Explainer-in-brief: Inside the Labour split over strikes
Labour is the party of workers. Labour is the party of unions. It is all in the name. Labour is the party of strikes. Except they’re not. But maybe they are.
You would be forgiven for getting lost in some of the mismanaged logic happening at Labour HQ this week as they try and reckon with their own position on the train strikes. The Labour frontbench was banned from attending any picket lines today in an effort to stave off the Tories’ attempt to paint the industrial action as “Labour’s strikes”.
Numerous frontbenchers have refused to either condemn or support the strikes, while Keir Starmer desperately tries to keep control on a party adrift. Angela Rayner, the deputy Labour leader, threw a spanner in Starmer’s plans by tweeting out a carefully constructed message of support for the striking workers.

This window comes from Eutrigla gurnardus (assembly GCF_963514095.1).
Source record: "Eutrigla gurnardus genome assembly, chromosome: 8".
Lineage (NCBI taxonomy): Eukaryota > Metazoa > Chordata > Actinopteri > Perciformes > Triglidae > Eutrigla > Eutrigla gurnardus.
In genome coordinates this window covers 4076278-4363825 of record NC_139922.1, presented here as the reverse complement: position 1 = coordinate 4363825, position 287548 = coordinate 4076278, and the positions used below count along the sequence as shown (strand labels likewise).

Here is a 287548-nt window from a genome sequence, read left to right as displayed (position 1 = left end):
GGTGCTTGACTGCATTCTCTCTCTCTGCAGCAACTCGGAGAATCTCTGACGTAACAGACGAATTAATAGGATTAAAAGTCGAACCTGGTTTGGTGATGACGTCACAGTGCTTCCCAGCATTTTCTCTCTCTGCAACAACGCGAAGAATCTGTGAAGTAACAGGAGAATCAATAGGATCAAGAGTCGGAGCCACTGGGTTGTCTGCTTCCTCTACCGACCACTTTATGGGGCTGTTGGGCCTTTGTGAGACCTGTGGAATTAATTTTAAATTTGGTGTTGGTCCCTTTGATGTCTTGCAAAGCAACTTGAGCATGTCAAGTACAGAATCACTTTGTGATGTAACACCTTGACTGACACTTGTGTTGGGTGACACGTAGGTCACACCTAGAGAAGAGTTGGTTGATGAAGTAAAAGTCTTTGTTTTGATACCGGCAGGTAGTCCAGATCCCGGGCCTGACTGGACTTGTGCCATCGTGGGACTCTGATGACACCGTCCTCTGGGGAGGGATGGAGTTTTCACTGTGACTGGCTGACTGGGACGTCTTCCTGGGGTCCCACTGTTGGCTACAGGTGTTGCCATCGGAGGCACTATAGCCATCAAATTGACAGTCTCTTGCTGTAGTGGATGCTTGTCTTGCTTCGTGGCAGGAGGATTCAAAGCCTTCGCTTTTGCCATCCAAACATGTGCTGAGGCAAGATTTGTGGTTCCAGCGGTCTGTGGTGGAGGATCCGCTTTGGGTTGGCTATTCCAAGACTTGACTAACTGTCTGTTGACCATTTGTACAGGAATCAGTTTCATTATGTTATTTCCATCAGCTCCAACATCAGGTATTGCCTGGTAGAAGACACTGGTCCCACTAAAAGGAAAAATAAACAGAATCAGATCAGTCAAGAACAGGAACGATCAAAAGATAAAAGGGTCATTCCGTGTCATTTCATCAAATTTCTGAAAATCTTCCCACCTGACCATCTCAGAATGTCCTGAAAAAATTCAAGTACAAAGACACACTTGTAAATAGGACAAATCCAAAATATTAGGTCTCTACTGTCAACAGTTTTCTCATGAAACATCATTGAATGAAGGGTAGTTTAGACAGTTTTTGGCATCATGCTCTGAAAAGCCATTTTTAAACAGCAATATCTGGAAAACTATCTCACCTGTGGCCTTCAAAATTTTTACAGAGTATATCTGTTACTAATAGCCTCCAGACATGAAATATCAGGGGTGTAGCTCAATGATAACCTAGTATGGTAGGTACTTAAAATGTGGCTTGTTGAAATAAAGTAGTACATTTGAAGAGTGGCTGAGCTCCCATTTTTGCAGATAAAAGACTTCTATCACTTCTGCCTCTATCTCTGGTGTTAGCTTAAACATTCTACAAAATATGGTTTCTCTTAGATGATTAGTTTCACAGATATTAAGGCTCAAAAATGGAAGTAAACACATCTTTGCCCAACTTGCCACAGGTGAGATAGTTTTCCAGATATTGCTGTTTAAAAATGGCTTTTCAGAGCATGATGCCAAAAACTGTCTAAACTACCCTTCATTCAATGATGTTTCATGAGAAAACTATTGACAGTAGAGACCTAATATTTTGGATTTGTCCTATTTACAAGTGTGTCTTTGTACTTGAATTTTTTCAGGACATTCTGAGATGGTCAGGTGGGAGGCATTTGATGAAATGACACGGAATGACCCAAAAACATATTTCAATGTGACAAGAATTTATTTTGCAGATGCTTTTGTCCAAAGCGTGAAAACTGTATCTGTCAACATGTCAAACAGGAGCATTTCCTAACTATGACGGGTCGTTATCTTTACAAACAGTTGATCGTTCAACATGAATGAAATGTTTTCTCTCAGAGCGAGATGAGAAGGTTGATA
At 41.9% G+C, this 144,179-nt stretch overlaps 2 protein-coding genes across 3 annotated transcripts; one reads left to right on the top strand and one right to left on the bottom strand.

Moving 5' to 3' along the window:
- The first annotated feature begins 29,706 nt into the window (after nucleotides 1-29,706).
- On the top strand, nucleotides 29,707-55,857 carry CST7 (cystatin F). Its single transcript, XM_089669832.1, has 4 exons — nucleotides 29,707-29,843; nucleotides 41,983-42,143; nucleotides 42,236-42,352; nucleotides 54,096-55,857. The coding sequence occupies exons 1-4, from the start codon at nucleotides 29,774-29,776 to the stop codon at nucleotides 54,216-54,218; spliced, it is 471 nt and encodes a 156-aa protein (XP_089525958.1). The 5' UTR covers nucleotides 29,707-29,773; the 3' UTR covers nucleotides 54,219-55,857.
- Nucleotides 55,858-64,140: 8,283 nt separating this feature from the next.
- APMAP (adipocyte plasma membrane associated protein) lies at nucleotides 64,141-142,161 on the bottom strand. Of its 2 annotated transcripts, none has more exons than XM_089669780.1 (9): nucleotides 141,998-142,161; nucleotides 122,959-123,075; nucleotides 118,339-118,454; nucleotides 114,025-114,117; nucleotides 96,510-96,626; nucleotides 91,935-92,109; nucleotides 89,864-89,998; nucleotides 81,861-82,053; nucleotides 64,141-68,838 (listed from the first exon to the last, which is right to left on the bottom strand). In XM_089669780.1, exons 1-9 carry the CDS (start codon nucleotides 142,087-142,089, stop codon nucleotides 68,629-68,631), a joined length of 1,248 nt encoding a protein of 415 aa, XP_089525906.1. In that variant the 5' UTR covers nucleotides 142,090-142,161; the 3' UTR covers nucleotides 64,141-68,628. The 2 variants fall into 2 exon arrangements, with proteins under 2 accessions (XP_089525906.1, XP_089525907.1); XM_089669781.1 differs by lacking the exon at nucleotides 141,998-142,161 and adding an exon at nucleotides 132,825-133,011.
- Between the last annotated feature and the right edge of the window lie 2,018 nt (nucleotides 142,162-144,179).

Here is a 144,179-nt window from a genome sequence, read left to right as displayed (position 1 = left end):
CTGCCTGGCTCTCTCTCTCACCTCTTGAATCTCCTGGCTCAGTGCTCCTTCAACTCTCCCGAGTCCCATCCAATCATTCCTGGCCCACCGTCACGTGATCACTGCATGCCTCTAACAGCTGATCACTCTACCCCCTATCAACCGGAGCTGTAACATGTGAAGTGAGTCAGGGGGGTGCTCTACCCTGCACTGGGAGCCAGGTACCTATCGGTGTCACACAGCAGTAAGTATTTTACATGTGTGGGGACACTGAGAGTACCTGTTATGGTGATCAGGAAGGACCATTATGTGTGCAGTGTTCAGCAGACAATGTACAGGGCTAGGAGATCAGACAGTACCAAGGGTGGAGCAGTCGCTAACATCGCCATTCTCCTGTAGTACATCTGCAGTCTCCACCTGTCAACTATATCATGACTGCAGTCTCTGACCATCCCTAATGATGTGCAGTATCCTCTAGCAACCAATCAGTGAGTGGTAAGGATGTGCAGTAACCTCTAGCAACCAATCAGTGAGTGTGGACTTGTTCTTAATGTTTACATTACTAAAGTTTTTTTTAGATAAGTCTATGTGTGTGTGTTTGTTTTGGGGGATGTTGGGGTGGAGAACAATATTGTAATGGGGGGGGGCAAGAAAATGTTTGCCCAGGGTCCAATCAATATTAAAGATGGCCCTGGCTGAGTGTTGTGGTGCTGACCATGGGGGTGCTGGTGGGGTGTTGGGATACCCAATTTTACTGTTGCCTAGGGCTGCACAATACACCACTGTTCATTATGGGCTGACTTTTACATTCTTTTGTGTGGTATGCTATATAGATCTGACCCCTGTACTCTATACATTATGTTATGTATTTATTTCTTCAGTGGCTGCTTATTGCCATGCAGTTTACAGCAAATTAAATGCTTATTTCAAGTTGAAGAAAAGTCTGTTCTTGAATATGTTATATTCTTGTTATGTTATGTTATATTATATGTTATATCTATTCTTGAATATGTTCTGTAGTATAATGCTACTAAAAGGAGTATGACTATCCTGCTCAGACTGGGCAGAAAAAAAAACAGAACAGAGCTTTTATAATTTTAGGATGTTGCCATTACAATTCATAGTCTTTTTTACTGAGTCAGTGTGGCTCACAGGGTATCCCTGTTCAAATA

Crucially, Labour has failed to turn this into a wider conversation about the shape of our economy and labour market. There are those within the party dismayed at Starmer’s inability to steer clear of the trap laid out for them by the Tories.